Arizona offers many hiking trails apart from the Grand Canyon. Our team chose the top hiking trails in Arizona for you to explore.
These trials are difficult, but they reward with unmatched beauty. Here are the best five.
Wet Beaver Loop
The Wet Beaver Loop is an extremely difficult trail, but it is an awesome hike in the Wet Beaver Wilderness Area of Coconino National Forest.
It is a 22-mile round trip and you will need more than one day to complete it, as you will be making a large loop to return from where you began. It is interspersed with camps, Waldroup canyon, and waterfalls.
You have to wade through water for a portion of the hike. So, be prepared to get wet, and do not bring children along.
Picacho Peak. This hike is not too far from Casa Grande, and provides a stunning view of the Sonora desert from the top. The hike is very steep at times, and there are numerous switchbacks.
The trail is seven miles round trip, unless you take the alternate trail to return from the peak (adding an extra couple of miles).
It is advisable to wear gloves on this hike and you may need to use steel cables to aid your climb at times. You must be in good physical condition to undertake this hike as some Class 3 climbing will be necessary.
Kendrick Mountain is a moderately easy trail. This 9.2 miles round trip features a look at a cabin and ends in some spectacular views of Red Mountain, Mount Humphreys, Sycamore Canyon, and even the North Rim of the Grand Canyon.
You will come across a series of short switchbacks toward the end that provide breathtaking views.
Paria Canyon hike starts in Utah near the border, and moves into Arizona. The frequent flash floods often wash out the trailhead, so you have to watch the weather intently. You can make use of the shuttle for the ride back since the trail ends far away from the car. It is a multi-day trip.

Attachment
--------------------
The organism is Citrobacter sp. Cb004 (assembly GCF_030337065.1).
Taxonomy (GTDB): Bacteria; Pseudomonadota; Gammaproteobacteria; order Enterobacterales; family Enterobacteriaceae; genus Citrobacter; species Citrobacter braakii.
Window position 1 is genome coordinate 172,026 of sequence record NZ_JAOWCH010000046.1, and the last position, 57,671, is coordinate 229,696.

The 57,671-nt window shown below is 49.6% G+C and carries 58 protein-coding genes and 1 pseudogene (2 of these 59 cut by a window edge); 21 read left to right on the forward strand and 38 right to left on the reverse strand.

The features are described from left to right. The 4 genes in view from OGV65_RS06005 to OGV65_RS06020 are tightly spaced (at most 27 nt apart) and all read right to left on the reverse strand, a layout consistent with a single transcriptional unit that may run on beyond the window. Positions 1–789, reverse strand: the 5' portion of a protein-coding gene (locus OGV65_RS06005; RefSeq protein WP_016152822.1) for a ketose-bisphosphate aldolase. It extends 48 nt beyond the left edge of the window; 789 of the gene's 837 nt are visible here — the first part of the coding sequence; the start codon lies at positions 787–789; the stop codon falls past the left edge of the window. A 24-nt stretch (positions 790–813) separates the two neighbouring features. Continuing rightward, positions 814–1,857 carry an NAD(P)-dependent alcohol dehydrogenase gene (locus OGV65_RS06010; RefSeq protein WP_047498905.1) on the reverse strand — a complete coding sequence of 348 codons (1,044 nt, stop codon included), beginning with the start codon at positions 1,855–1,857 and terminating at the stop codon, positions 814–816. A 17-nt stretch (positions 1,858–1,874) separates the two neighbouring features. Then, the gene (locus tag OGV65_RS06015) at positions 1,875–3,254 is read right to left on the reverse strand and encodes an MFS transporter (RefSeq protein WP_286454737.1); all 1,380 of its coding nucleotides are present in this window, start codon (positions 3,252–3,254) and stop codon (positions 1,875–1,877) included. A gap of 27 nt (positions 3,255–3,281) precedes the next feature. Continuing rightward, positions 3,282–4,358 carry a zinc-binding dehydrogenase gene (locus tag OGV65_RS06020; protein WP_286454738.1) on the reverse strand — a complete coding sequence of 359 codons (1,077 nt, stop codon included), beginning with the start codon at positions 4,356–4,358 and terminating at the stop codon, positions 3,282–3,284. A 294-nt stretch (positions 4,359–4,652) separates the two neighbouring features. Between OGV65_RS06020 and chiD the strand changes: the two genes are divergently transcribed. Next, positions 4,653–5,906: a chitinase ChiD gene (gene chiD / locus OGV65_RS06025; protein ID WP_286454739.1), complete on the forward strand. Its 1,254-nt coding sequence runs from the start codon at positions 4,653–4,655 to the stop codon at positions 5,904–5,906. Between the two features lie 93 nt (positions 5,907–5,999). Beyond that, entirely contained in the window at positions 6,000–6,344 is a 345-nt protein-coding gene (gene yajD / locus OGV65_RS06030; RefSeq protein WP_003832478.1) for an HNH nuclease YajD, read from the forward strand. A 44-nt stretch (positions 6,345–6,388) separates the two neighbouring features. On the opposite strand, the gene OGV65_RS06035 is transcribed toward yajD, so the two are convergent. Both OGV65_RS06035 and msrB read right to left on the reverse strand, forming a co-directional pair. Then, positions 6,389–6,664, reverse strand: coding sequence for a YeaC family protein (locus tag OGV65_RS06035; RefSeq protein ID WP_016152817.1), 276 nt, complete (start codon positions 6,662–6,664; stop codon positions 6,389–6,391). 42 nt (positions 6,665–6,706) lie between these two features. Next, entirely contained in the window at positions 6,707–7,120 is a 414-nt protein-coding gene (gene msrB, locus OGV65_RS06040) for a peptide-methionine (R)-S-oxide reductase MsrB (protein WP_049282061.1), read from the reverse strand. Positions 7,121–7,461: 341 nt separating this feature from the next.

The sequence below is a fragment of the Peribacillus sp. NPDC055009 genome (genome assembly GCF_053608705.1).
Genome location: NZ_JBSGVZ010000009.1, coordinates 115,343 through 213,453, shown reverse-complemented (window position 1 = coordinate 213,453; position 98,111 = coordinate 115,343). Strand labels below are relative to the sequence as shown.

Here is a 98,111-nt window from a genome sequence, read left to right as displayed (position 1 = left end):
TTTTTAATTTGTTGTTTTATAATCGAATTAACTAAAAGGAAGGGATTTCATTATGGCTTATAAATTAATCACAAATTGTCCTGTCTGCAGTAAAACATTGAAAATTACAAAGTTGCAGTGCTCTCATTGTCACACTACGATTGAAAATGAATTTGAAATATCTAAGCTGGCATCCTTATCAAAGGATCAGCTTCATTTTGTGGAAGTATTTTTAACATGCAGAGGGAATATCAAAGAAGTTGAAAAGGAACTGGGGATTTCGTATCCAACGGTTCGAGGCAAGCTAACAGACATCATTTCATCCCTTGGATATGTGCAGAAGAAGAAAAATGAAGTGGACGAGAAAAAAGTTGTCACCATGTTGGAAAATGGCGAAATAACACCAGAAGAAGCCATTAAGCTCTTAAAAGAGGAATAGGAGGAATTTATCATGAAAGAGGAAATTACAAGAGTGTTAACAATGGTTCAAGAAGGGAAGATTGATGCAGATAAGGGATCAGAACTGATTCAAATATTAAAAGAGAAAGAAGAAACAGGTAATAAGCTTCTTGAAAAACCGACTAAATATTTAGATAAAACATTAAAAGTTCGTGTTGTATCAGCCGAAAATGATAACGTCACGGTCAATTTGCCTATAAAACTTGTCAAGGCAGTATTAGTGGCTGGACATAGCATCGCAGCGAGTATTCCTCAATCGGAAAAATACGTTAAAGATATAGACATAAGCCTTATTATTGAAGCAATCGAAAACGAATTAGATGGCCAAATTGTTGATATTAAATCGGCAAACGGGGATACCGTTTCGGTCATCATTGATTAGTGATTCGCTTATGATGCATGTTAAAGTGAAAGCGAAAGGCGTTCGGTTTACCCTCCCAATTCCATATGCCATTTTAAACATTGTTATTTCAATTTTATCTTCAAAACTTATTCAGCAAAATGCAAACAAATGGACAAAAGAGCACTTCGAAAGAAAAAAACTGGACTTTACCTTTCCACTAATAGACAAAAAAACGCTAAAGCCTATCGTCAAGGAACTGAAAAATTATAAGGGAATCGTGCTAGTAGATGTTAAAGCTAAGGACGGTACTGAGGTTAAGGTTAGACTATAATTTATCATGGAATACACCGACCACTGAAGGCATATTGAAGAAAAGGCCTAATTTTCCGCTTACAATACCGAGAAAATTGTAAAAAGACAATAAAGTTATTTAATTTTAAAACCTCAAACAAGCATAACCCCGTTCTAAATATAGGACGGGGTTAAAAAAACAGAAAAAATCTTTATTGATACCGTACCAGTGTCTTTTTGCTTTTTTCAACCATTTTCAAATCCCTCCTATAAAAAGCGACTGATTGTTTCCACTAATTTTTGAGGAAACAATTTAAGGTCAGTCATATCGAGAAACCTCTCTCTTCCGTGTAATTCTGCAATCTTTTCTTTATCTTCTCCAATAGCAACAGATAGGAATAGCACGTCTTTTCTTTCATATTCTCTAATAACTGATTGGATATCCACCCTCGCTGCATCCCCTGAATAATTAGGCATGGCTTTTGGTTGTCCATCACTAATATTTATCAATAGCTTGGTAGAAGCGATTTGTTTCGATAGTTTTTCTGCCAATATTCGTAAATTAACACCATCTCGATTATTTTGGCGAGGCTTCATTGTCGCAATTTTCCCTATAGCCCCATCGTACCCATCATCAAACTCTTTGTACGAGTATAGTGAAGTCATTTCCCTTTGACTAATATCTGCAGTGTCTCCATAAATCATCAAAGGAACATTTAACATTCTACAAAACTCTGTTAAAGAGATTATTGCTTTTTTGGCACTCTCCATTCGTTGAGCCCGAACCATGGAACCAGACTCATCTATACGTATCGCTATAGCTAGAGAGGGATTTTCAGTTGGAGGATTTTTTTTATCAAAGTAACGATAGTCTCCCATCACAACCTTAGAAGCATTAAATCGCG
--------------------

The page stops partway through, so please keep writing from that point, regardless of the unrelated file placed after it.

Moreover, you need a permit from the BLM because you will be going through wilderness area. If you go on this hike right after it rains, you will find that you will have to pick around a bit, as the trail becomes muddy and prone to quicksand.
Once you actually get into the canyon, there is no trail. You have to follow the river. A narrow slot canyon with spectacular formation is what you walk through. If rain is in the forecast for any of the days that you plan to be hiking, you should not attempt, as there is no way to escape flash floods once in the Narrows.
Other fantastic features include a cave “room” in one of the walls, Wrather Canyon (along with Wrather Arch), Judd Hollow, and other canyons and routes, as well as springs. The views and formations along this hike are amazing and worth the trip.